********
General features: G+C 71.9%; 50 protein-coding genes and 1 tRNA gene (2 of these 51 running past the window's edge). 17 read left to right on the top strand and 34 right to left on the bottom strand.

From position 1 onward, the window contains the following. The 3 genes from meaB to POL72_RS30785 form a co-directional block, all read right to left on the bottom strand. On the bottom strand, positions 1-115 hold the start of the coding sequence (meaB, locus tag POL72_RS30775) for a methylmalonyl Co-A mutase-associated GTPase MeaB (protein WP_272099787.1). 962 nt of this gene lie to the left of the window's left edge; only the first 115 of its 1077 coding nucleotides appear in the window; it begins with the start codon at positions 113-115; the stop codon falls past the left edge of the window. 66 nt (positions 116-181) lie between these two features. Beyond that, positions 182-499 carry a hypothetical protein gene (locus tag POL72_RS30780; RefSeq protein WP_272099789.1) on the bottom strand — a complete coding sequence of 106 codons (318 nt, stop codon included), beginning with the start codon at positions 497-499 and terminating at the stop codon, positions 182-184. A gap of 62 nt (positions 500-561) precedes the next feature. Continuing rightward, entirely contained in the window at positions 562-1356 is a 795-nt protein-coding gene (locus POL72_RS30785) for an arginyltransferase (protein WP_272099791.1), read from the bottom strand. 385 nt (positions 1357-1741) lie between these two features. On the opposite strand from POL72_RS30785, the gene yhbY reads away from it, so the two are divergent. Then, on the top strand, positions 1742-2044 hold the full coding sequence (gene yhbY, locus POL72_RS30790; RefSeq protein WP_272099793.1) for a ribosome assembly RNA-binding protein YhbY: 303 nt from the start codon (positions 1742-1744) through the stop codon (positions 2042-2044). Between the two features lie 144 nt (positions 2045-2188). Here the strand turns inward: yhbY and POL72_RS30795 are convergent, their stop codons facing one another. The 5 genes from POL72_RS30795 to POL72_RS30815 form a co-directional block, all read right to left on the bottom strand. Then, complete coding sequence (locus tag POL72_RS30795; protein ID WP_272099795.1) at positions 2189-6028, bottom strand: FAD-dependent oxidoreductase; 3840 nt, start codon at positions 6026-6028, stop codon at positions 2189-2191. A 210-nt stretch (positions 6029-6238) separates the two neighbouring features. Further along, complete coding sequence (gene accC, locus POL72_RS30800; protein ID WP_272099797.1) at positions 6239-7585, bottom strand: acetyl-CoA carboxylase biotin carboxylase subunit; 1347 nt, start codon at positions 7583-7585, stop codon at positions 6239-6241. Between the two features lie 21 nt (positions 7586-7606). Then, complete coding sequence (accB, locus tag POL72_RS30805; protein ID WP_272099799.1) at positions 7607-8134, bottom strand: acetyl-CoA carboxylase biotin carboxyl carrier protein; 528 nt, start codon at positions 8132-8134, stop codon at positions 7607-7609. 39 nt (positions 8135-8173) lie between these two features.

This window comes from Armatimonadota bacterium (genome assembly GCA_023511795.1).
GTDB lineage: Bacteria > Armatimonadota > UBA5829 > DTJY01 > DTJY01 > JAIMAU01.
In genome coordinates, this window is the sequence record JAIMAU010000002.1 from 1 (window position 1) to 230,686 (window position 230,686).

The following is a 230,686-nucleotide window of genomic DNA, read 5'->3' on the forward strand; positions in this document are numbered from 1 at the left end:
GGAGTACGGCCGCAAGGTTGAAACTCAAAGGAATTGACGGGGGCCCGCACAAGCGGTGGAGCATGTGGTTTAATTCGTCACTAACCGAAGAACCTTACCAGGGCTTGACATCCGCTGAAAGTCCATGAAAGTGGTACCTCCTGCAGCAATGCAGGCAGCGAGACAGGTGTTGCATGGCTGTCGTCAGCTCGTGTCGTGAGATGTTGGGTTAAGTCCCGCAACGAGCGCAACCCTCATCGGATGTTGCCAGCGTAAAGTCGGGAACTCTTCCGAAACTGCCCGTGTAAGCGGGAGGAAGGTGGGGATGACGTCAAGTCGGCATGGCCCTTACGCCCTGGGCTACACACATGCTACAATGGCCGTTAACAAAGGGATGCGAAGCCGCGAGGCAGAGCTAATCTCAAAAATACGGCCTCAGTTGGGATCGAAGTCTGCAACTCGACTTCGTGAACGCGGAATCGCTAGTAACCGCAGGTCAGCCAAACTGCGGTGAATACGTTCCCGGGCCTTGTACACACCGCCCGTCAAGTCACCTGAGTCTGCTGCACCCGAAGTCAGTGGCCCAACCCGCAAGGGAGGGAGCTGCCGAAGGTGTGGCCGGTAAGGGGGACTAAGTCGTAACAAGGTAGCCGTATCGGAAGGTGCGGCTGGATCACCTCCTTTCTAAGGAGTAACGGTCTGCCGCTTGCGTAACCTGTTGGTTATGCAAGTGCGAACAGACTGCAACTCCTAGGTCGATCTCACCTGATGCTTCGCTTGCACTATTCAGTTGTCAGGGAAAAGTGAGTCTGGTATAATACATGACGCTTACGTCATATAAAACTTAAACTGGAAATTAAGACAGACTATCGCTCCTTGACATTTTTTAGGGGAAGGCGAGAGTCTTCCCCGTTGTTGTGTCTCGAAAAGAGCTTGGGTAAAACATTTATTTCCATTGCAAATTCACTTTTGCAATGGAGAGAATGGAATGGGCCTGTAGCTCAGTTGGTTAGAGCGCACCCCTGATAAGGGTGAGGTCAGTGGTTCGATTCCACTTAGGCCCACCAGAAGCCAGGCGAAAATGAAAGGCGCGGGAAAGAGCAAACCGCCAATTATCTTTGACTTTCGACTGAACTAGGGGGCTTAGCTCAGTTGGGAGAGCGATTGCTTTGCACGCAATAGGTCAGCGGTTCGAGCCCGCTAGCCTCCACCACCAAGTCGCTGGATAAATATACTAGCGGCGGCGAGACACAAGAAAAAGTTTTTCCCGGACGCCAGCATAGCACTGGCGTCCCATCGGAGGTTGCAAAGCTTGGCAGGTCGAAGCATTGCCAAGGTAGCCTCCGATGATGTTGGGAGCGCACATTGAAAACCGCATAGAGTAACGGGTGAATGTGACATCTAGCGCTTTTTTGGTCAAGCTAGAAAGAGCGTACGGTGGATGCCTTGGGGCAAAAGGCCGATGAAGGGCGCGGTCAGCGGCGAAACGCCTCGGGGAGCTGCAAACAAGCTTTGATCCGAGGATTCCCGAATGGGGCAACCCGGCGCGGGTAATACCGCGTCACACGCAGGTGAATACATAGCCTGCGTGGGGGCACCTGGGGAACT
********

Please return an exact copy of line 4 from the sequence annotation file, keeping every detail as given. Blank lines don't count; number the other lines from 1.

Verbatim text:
GTDB lineage: Bacteria > Armatimonadota > UBA5829 > DTJY01 > DTJY01 > JAIMAU01.